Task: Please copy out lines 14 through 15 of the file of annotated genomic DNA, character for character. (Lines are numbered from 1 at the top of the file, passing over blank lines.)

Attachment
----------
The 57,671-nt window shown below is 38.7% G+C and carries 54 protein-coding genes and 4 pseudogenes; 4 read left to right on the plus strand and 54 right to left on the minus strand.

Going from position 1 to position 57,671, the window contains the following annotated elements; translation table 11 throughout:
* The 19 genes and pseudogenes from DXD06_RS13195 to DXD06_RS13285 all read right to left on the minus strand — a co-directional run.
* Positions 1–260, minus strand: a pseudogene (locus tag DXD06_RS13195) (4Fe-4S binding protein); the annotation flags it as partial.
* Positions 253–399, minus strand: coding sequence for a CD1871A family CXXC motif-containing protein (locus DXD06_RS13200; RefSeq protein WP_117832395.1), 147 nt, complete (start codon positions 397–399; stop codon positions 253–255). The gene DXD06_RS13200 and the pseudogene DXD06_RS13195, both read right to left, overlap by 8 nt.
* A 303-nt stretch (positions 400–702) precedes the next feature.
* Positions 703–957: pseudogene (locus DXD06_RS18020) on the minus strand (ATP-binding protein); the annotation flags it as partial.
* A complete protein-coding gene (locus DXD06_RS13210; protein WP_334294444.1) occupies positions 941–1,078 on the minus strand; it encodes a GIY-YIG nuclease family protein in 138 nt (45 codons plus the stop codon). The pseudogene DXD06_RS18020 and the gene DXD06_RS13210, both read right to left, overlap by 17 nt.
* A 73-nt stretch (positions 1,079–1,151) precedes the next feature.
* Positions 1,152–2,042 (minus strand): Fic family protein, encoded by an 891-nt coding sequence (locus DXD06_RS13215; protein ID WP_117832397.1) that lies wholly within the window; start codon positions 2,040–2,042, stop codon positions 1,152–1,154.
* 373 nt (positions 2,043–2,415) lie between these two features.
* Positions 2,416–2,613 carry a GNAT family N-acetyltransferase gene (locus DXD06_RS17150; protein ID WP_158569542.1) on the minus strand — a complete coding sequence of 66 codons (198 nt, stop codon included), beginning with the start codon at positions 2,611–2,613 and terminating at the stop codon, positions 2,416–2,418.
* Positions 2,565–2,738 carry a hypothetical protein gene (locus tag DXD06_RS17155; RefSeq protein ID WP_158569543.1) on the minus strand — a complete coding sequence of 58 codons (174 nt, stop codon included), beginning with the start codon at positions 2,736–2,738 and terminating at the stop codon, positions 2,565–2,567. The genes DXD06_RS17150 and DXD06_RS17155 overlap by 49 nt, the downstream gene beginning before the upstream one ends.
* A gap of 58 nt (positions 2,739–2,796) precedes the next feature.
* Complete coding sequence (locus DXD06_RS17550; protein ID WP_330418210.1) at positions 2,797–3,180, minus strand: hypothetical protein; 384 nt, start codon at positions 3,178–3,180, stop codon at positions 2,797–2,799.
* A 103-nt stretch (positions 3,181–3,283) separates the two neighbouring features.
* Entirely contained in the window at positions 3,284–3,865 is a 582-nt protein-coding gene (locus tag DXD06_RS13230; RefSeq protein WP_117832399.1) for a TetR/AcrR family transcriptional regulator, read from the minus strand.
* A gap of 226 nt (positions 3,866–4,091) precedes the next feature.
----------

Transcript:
* A gap of 58 nt (positions 2,739–2,796) precedes the next feature.
* Complete coding sequence (locus DXD06_RS17550; protein ID WP_330418210.1) at positions 2,797–3,180, minus strand: hypothetical protein; 384 nt, start codon at positions 3,178–3,180, stop codon at positions 2,797–2,799.